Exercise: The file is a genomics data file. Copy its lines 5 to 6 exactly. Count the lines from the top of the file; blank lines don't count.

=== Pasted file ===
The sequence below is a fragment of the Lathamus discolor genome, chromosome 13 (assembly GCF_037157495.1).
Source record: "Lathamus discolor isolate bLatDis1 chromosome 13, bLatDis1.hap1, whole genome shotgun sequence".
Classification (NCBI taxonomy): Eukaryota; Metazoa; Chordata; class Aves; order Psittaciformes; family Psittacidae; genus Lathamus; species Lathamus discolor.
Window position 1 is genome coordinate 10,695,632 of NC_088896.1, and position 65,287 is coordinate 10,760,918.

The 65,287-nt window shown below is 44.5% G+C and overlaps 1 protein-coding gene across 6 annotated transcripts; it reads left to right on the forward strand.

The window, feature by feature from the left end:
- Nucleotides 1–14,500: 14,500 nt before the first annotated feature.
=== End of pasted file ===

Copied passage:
The 65,287-nt window shown below is 44.5% G+C and overlaps 1 protein-coding gene across 6 annotated transcripts; it reads left to right on the forward strand.

The window, feature by feature from the left end: